Saturday, 6 December 2008

Reading Neusner (or at least wanting to)

Kevin Edgecomb of Biblicalia , in response to my claim to want to read everything by Neusner, has kindly shared some of his wisdom on how best to approach this prolific scholar. I thought the information would be of general interest so I'm posting them here, along with my response (in which, as always, I manage to work in a reference to Childs).


I'd recommend starting with his Introduction to Rabbinic Literature, which is part of the Anchor Bible Reference Library (or, now, the Anchor Yale Bible Reference Library). But I would also have to recommend the book I've been going through, The Theology of the Oral Torah: Revealing the Justice of God. I think it would be a very helpful thing to read in order to experience a kind of selective immersion into the literature guided by someone so very familiar with it. For information on structure, dates, and so on of the Rabbinic literature, you simply have to have Guenter Stemberger's Introduction to the Talmud and Midrash (the English translation by Markus Bockmuehl is slightly updated since Stemberger's last German edition, as I recall).

Christian scholars simply don't get the in-depth exposure to the Rabbinic literature that they should have. Just look at the various ways so many (ab)use the word midrash as an example. Christian interaction with the Rabbinic literature, the documents of the Oral Torah, seems always to have been according to a Christian agenda, disallowing the documents to speak for themselves, often at best serving as simply a mine for interesting tidbits stripped of context, used in Christian historical or exegetical programs. The Oral Torah must be understood on its own terms, root and branch, and only then can a fruitful comparison begin to be attempted. This is a project only now in its beginnings.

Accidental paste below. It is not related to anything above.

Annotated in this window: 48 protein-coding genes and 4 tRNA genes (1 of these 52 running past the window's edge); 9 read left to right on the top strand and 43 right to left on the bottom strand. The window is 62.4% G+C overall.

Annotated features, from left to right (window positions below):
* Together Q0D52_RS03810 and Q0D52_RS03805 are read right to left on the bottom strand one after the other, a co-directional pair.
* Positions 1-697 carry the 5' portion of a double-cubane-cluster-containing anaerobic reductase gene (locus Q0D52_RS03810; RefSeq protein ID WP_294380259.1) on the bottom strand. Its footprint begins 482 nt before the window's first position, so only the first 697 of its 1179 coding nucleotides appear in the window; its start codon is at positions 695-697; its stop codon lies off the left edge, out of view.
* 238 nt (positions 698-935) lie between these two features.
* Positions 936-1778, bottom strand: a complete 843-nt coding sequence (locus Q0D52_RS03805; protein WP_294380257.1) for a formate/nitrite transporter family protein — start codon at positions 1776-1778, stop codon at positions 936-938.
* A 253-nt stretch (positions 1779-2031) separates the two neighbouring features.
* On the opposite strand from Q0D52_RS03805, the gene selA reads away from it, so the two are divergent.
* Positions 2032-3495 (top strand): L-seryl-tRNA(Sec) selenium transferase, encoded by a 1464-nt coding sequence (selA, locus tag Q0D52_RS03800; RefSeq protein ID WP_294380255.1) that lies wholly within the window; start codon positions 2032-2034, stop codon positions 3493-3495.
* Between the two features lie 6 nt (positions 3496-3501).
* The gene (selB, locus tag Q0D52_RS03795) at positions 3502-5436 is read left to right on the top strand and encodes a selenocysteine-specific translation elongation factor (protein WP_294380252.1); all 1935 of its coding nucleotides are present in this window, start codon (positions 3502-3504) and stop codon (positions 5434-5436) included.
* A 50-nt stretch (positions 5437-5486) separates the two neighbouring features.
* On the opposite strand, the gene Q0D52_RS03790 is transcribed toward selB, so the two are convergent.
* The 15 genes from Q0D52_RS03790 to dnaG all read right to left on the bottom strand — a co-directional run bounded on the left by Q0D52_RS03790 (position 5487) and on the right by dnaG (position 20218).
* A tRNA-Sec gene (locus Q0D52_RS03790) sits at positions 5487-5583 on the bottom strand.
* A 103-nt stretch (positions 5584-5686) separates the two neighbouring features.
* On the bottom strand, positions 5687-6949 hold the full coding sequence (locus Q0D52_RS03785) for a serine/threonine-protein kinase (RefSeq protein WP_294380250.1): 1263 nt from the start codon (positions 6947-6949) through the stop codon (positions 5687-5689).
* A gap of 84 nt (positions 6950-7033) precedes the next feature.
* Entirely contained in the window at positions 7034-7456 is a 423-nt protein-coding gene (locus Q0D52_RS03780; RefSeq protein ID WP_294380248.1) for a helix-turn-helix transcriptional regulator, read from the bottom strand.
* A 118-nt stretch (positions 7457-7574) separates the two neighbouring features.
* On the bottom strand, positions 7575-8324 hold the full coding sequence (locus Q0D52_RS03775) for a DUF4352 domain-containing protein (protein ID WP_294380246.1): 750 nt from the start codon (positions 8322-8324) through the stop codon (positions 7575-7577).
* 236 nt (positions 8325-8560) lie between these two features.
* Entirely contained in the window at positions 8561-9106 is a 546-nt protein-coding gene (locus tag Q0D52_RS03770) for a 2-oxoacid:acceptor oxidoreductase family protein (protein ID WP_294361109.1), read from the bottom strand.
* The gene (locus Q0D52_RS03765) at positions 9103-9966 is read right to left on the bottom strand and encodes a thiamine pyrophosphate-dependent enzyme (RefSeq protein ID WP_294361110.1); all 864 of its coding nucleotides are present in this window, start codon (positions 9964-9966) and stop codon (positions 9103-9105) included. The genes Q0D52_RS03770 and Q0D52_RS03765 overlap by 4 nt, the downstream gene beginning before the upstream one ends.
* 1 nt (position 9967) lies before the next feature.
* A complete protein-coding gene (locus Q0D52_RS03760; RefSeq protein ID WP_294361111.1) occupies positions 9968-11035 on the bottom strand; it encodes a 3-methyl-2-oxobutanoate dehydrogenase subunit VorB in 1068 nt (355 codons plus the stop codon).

you are a legend. Thank you so much! I agree with you on the issue of midrash. Brevard Childs (the hero of this blog) shared a flat with him for a while when they were both students and I think Neusner had a big impact on him, even though they were to later challenge each other on the significance of "canon." Childs has often critiqued the way that midrash has been indiscriminately used in Old Testament studies (esp. in his articles "Midrash in the OT" and "Retrospective reading of OT prophets").
Jacob Neusner has contacted me and kindly given me the following advice:
If you want to know the books of mine that I most value, I would say JUDAISM: THE EVIDENCE OF THE MISHNAH, THE TRANSFORMATION OF JIUDAISM: FROM PHILOSOPHY TO RELIGION; and THEOLOGY OF THE ORAL TORAH. These cover my work in literature, history, and theology.

Friday, 5 December 2008

What is wrong with England?

I often get the urge to post on the disastrous turn English culture has taken over the last few years, but I often lack the time to create a post adequate to the subject matter. The same applies today, alas, so I will just post some thoughts and an article from the BCC News that is, tragically, typical (if somewhat extreme).

In England they're called "lager louts," young men and women who go out on the town and drink themselves into a stupor. In my small town of Taunton, Somerset, you can barely walk through the streets after 10 p.m. on a Saturday night without being accosted by gangs of leering youth, shouting, fighting, puking, and "pulling" whatever skirt they can get their hands on. It's gotten so dangerous that people I know no longer trust themselves to walk through town on their own. I left a long time ago, but when I was at school I got "started on" a number of times for simply being in the wrong place at the wrong time.